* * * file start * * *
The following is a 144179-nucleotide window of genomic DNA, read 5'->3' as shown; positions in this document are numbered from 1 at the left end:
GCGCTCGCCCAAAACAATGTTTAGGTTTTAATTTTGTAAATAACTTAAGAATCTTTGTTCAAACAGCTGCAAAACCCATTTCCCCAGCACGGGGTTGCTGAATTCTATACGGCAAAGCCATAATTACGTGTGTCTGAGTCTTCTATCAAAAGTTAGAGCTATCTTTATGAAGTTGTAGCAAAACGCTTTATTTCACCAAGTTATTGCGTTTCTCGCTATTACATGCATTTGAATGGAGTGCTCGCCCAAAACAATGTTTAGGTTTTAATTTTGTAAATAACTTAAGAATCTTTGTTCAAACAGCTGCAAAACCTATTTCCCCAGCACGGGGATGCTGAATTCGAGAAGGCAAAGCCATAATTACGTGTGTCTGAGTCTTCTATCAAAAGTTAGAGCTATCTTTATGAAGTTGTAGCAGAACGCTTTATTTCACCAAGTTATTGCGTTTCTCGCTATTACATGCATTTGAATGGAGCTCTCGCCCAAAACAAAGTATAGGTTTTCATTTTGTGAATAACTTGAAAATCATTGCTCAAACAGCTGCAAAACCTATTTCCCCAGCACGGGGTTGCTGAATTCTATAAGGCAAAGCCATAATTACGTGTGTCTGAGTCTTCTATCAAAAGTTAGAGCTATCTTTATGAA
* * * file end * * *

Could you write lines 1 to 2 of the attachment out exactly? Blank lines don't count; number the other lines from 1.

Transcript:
The following is a 144179-nucleotide window of genomic DNA, read 5'->3' as shown; positions in this document are numbered from 1 at the left end:
GCGCTCGCCCAAAACAATGTTTAGGTTTTAATTTTGTAAATAACTTAAGAATCTTTGTTCAAACAGCTGCAAAACCCATTTCCCCAGCACGGGGTTGCTGAATTCTATACGGCAAAGCCATAATTACGTGTGTCTGAGTCTTCTATCAAAAGTTAGAGCTATCTTTATGAAGTTGTAGCAAAACGCTTTATTTCACCAAGTTATTGCGTTTCTCGCTATTACATGCATTTGAATGGAGTGCTCGCCCAAAACAATGTTTAGGTTTTAATTTTGTAAATAACTTAAGAATCTTTGTTCAAACAGCTGCAAAACCTATTTCCCCAGCACGGGGATGCTGAATTCGAGAAGGCAAAGCCATAATTACGTGTGTCTGAGTCTTCTATCAAAAGTTAGAGCTATCTTTATGAAGTTGTAGCAGAACGCTTTATTTCACCAAGTTATTGCGTTTCTCGCTATTACATGCATTTGAATGGAGCTCTCGCCCAAAACAAAGTATAGGTTTTCATTTTGTGAATAACTTGAAAATCATTGCTCAAACAGCTGCAAAACCTATTTCCCCAGCACGGGGTTGCTGAATTCTATAAGGCAAAGCCATAATTACGTGTGTCTGAGTCTTCTATCAAAAGTTAGAGCTATCTTTATGAA